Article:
January 17, 2006
New SEC Executive Pay Rules
The SEC meets today to vote on a new set of disclosure rules for executive pay packages. The WSJ broke the story last week but did not have the specific language of the new rules. Today we will have the language of the proposed rules. Executive pay has been a puzzle for government lawmakers.
Studies have shown that total senior executive pay has increased dramatically in relationship to any relevant, studied benchmark -- as compared with firm specific profits, average industry profits, blue collar workers salary, white collar workers' salary, inflation or interest rates, average country wide real wages -- you name the index and senior executive pay has increased in ways that are not explained by the numbers. Either executives were underpaid in the past or they are worth more now than in the past or they are overpaid now. Most believe that executives are overpaid now (there is a respective disssent to this view). So what can we do about it?
A cap on salaries? Too inflexible (even if a pre-set, fixed ratio to something else -- both worker and white collar salaries have been mentioned). A government official appointed to approve all salaries? Too French. A limit on deduction of salaries? Tried it in 1983 and it backfired. The limit ($1 million) became the floor and the loophole (for performance pay) became the norm creating the enormous and obscure options packages that we have today. More accurate disclosure? It is worth a try.
It is nothing short of amazing how the current rules allow corporations to fudge on the disclosure of executive salary. Corporations can use deferred compensation plans, retirement plans, options plans, dividend plans on restricted stock, and perquisites to hide payments of millions in compensation to executives. Indeed, the exploitation of the disclosure loopholes was an important factor in creating the compensation packages. Companies at present must disclose the existence of the plans but can hide the present value of the plans. The SEC aims to force disclosure an easy to understand, present value calculation of the total compensation package.
Increased, more accurate disclosure will go hand in hand with holding boards of directors accountable for granting executives such pay packages. Increased, more accurate disclosure may even add efforts to make shareholder voting for boards of directors more robust. Increased, more accurate disclosure may also enable hedge funds to act on studies that show outrageous pay packages are correlated with poor firm performance -- buy control, change managers (and pay), sell control at a higher price. Increased, more accurate disclosure may be the cornerstone of further, healthy governance changes.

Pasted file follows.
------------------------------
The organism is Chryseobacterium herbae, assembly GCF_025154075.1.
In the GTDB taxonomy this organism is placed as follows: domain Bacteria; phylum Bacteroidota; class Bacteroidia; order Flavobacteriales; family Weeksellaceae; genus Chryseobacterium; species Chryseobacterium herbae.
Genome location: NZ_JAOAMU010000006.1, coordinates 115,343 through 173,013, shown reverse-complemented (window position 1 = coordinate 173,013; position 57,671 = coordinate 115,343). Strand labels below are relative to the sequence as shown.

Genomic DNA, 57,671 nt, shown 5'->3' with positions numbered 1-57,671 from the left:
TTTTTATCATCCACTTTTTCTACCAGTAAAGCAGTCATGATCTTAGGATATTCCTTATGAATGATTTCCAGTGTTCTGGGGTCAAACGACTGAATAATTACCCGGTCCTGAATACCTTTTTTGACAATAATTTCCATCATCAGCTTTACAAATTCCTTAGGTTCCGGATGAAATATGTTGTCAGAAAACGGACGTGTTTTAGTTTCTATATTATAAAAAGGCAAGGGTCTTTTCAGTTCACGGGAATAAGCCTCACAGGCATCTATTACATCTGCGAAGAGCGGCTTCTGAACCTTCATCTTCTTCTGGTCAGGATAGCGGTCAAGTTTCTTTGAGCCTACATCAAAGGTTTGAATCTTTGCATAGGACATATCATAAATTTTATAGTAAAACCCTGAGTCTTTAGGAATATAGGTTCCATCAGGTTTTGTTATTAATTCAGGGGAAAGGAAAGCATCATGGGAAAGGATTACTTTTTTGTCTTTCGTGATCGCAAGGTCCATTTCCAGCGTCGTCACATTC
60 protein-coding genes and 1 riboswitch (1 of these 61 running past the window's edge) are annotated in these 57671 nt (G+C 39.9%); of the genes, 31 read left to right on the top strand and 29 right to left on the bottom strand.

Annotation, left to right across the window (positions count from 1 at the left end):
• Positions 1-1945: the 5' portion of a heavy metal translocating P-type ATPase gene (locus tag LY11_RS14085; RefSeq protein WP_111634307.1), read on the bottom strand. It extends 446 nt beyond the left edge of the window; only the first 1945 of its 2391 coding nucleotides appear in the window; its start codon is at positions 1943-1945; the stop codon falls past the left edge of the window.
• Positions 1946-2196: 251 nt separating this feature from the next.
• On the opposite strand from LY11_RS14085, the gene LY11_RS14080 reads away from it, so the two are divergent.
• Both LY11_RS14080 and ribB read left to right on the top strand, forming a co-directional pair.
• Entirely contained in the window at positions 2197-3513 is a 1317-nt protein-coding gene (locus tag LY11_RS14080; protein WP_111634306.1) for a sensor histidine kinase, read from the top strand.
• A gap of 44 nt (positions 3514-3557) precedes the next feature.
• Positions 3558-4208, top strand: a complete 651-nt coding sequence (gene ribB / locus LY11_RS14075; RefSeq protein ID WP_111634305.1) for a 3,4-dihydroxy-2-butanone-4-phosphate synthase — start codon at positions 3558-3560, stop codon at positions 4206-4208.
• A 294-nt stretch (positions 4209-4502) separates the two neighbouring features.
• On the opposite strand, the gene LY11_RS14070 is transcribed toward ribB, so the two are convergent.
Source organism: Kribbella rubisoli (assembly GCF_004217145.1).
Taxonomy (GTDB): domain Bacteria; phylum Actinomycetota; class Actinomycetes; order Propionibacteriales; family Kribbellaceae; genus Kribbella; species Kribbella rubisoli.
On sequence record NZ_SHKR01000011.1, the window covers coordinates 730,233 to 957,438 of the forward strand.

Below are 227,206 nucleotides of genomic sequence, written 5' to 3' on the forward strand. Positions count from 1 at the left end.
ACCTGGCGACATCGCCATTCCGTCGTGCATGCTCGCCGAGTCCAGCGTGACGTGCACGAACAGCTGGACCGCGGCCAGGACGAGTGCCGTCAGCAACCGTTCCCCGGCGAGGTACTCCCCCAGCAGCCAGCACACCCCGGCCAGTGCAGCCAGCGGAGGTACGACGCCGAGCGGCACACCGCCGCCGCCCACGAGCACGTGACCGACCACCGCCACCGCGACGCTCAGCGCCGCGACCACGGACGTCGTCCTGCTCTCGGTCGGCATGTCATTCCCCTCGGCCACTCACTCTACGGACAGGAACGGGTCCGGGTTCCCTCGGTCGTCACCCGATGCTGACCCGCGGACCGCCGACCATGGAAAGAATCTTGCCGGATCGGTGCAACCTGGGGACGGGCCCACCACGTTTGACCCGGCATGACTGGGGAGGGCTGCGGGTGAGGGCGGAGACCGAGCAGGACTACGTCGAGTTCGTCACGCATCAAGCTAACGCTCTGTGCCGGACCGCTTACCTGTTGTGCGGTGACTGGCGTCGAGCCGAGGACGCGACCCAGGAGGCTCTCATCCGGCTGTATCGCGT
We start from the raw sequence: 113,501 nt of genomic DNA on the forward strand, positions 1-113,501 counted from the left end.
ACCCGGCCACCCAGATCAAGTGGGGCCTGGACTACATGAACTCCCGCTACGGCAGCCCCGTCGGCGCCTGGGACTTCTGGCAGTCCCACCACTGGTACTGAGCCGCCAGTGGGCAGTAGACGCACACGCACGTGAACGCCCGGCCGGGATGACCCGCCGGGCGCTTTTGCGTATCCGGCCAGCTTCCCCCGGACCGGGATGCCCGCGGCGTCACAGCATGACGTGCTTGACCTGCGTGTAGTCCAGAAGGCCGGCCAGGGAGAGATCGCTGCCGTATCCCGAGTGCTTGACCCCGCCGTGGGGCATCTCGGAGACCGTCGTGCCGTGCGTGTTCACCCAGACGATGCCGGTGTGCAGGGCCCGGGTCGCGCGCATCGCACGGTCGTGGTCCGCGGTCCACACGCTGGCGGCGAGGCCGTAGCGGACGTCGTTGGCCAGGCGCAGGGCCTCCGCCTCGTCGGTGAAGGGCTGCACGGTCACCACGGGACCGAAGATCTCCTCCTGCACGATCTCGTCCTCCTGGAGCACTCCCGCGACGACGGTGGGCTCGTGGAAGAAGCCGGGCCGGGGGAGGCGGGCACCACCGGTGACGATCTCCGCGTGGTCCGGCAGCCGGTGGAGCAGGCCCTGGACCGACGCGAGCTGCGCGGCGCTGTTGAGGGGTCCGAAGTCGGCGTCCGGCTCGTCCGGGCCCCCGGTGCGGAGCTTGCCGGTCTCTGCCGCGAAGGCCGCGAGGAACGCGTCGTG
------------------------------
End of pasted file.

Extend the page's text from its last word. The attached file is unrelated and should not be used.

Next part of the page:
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In a private market system, one would wonder why the government would be concerned with how much those in the private market are paid. Perhaps someone should do a study of how productive government employees are and see if there is a corrolation to their pay. But I agree that if a government rule - such as disclosure requirements - creates a problem, then it should be corrected. One has to wonder if the financial market has caught on to the fact that overpaid CEO's under perform and whether that is reflected in the stock price: Efficient Markets Theory says it probably is.
Posted by: Jerami J. Davidson | Jan 17, 2006 9:42:51 AM
We can do a great deal more about executive pay excess than forging better disclosure regs, as important as these regs would be.
For starters, how about giving a real hearing to the Income Equity Act introduced last summer by Rep. Martin Sabo (D-Minn.), legislation that would deny corporations tax deductions on any executive compensation that runs over 25 times the pay of a company's lowest-paid worker.
The great Peter Drucker, to place Sabo's proposal in perspective, believed that the most appropriate ratio between corporate top and bottom would be 20 to 1.
Posted by: Sam Pizzigati | Jan 18, 2006 5:27:19 PM